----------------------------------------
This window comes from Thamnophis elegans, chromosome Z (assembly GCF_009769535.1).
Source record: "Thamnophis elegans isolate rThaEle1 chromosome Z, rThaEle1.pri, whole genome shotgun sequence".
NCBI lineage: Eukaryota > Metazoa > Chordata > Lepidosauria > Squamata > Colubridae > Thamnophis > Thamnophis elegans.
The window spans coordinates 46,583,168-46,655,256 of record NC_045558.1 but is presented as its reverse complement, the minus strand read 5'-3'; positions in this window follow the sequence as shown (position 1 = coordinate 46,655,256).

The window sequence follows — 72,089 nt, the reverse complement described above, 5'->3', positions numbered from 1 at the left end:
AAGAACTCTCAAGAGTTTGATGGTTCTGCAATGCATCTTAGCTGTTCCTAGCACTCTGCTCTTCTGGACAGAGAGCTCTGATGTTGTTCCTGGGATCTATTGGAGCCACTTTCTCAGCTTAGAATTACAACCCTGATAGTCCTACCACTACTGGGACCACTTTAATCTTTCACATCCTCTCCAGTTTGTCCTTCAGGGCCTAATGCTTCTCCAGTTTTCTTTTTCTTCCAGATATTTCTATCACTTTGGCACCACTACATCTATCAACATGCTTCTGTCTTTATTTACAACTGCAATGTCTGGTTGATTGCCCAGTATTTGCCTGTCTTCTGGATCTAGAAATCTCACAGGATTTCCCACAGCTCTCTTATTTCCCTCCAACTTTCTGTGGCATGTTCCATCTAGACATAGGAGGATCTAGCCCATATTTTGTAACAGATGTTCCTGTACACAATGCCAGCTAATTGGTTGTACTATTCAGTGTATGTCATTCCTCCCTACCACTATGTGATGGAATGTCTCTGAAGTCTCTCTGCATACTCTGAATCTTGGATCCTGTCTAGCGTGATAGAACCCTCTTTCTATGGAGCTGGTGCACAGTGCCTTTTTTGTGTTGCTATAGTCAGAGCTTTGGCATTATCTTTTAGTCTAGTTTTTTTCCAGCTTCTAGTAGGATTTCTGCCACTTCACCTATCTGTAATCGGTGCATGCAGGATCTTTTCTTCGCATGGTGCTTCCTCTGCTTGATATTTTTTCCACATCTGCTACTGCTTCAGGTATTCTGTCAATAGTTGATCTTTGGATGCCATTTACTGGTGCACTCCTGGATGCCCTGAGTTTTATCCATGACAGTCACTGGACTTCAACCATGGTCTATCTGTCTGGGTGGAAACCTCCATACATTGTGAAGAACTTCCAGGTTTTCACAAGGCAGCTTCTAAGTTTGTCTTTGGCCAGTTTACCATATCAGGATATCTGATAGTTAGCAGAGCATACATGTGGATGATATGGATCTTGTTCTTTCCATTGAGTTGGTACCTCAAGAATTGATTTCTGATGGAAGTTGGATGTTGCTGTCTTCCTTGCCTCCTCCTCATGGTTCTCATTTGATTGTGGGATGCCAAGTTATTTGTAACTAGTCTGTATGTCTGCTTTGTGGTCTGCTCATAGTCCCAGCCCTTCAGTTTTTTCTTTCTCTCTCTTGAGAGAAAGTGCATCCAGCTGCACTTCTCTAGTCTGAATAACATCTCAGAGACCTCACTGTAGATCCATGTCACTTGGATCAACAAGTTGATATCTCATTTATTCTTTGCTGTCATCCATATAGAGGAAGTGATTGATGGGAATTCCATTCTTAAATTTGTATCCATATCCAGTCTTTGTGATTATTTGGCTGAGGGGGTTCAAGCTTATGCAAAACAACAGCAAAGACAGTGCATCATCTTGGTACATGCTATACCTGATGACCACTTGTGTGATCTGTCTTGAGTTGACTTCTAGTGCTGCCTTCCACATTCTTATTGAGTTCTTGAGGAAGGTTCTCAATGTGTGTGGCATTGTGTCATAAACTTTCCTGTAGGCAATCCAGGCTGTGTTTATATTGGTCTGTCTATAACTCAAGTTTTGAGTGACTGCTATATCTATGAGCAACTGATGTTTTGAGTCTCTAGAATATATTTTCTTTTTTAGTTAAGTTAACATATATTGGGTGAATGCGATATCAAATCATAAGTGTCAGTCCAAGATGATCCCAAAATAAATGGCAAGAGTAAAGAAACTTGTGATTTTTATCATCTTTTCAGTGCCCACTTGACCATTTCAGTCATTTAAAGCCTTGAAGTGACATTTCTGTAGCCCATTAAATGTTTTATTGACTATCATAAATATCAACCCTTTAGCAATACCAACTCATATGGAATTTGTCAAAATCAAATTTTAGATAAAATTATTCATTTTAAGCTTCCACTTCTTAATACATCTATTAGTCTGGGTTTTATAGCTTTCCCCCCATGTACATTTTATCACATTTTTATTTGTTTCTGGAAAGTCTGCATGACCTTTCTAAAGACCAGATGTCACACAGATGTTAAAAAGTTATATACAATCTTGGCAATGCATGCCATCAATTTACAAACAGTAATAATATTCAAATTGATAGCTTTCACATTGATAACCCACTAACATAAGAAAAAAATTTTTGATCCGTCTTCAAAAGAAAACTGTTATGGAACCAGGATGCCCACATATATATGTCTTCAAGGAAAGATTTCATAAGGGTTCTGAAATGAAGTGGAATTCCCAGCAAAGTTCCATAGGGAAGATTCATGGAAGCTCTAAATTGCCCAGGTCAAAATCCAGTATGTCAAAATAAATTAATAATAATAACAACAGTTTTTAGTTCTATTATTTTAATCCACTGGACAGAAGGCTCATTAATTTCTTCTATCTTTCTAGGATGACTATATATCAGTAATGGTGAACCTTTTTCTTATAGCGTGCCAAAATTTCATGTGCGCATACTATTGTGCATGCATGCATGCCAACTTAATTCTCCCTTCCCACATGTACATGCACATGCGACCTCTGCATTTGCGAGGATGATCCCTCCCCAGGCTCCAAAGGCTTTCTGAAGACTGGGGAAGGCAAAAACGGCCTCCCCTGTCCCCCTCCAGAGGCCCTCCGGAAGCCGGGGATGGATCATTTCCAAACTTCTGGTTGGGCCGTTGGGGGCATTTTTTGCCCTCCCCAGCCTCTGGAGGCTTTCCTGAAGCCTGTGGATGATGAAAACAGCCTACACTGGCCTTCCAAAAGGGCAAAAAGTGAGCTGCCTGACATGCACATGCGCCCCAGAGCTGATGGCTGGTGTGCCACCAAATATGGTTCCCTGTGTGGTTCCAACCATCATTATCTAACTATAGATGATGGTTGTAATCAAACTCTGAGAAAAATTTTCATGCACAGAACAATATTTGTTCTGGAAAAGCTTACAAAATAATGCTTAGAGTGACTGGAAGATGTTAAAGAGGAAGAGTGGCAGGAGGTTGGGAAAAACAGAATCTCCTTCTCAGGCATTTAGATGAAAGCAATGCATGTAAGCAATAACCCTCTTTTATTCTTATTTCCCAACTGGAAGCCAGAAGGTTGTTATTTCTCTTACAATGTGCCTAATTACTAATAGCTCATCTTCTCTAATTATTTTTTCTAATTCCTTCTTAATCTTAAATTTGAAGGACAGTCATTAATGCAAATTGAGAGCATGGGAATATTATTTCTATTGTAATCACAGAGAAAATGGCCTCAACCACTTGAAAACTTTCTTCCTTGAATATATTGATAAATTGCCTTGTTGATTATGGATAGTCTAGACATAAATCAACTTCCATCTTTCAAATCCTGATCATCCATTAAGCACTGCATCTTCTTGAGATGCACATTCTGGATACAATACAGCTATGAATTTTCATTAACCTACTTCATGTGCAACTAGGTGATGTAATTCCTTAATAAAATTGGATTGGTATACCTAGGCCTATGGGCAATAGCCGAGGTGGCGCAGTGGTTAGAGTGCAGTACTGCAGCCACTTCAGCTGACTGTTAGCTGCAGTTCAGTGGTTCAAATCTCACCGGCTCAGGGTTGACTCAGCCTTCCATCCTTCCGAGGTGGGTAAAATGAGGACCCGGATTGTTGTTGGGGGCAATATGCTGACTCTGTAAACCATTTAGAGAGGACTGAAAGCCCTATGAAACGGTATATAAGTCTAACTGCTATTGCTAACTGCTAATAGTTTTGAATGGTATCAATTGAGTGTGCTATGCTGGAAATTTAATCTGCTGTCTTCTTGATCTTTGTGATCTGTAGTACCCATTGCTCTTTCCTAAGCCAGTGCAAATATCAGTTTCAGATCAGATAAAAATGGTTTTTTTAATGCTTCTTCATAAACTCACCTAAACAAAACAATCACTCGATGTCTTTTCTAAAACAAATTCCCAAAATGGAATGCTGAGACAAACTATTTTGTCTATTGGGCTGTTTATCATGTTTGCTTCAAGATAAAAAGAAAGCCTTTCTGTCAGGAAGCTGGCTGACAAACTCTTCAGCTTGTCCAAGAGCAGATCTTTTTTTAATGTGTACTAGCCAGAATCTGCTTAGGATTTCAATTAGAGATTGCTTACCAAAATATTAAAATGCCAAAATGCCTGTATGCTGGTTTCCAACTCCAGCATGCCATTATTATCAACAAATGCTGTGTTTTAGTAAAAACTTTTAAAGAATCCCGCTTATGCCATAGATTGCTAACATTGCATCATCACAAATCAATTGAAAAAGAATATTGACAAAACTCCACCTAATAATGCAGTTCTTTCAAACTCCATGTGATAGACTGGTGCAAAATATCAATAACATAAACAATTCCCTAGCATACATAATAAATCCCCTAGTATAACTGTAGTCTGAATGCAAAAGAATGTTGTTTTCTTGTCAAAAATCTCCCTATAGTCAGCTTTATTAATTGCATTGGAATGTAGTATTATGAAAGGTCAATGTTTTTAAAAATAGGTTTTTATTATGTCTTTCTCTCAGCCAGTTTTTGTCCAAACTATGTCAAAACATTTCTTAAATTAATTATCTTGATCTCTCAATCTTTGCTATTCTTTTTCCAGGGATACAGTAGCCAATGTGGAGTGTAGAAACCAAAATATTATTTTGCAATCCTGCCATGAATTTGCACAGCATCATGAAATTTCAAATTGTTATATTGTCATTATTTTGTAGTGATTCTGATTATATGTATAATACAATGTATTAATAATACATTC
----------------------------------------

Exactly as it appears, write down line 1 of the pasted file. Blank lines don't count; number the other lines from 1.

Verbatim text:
This window comes from Thamnophis elegans, chromosome Z (assembly GCF_009769535.1).